The enemies in Legendary are definitely the highlight of the game, and for the most part all have unique ways of being dispersed. My biggest gripe is that the developers have seemed to focus on werewolves as they the most present enemy. As I mentioned each foe requires a special technique to kill them and for werewolves that involves decapitating them after they are down. This was cool the first ten times I did…then after I had chopped off my five-hundredth werewolf head I was ready to remove my own. I really love how these creatures add tension to the game, the idea that they will continue attacking until you remove their head is incredibly creative, but for the love of mercy do not throw so many enemies at the player that require special treatment at once. It just turns into an exercise in aggravation and tedium.

The weapons in the game are your standard fare and will suffice in mowing down legions of enemies. One of the first items you will pick up from the outset is an axe and it quickly became my weapon of choice because of just how powerful it really is. As a shooter everything works competently enough with the standard controls, and ammo is plentiful so you can spray bullets regularly without fear of running out. One disappointing aspect though is that early on in the game you encounter human soldiers working to take you down and they quickly become your focus enemy taking away from some of the more interesting creatures. It is also worth noting that they are the best shots I have ever seen being able to hit my pinky finger while being completely entrenched behind a car.

The single-player game is around standard run time for a shooter of this nature and once you are done there is a multi-player mode, but it is also riddled with issues, the biggest being that absolutely no one is online playing it. Online consists mostly of two sides and one group of werewolves in what feels like a mix between deathmatch and capture the flag. The introduction of a third party is a cool concept, but if no one is online playing finding enough players to actually enjoy these modes will be hard. When we did get a match going the lag was minimal, but with only four maps shipped with the game things will grow tired quickly.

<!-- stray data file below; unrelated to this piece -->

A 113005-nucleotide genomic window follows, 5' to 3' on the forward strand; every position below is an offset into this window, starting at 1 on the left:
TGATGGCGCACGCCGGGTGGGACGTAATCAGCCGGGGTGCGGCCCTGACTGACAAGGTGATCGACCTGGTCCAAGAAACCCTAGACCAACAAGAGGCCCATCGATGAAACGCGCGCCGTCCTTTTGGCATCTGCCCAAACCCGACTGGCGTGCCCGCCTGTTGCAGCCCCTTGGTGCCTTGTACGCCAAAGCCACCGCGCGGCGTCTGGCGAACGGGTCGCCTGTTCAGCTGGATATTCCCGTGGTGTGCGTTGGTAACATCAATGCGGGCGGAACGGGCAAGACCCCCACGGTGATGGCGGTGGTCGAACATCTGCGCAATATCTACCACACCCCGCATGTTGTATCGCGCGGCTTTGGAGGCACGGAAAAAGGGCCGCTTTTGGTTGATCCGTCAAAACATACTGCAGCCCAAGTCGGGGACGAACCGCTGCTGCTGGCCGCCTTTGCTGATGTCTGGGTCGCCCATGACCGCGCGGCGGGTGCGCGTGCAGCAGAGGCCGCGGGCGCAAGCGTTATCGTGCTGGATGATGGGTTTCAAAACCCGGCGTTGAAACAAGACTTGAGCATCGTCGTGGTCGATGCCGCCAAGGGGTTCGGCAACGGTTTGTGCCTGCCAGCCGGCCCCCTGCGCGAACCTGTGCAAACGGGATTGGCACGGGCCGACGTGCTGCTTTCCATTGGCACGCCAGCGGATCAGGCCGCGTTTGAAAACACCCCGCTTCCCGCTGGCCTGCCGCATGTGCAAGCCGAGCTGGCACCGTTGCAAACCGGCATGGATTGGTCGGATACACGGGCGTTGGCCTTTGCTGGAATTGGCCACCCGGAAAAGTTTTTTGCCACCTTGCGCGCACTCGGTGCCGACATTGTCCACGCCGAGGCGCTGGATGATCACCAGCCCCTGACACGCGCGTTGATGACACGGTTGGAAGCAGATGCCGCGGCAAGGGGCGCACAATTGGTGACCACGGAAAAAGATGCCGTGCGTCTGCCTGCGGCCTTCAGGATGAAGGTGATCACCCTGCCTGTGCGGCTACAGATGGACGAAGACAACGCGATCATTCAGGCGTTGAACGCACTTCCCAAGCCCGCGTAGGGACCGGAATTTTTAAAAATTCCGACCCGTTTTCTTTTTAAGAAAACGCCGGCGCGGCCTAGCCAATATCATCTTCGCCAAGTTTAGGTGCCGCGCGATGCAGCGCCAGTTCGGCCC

The one area the game stands out though is the visuals. The scale of things in this game is beyond awesome. The opening sequence alone where cars are flying through the air and civilians are running around in panic is one of the coolest I have ever witnessed. Enemies are look and feel different, including the different varieties of werewolves, and the variety of environments really keeps the game fresh from beginning to end. There are some technical flaws such as slowdown when a lot is going on at once and some general poor textures, but overall the game really does give off a great aesthetic vibe. The sounds are passable mixing some heavy guitar riffs for the soundtrack and stable voice acting to create a proficient audio experience. Sound effects range from alright to outstanding and as always everything sounds better when experienced on a proper setup.

Everything about Legendary from the story to the set pieces screams epic proportions and honestly I really wanted to like the game a lot more. However, the small setbacks really take away from the experience and cause the game to go from legendary (pun highly intended) to just plain decent. The concepts, enemies and story make me hope for a sequel as long as the developers can fine tune all of the problems with the first game. There is a lot of hope buried under the surface and if they can manage to unleash it, the game could truly live up to its namesake.

Written by
Ken is the Editor-in-Chief of this hole in the wall and he loves to troll for the fun of it. He also enjoys long walks through Arkham Asylum and the cool air of Shadow Moses Island. His turn-ons include Mortal Kombat, Metal Gear Solid and StarCraft.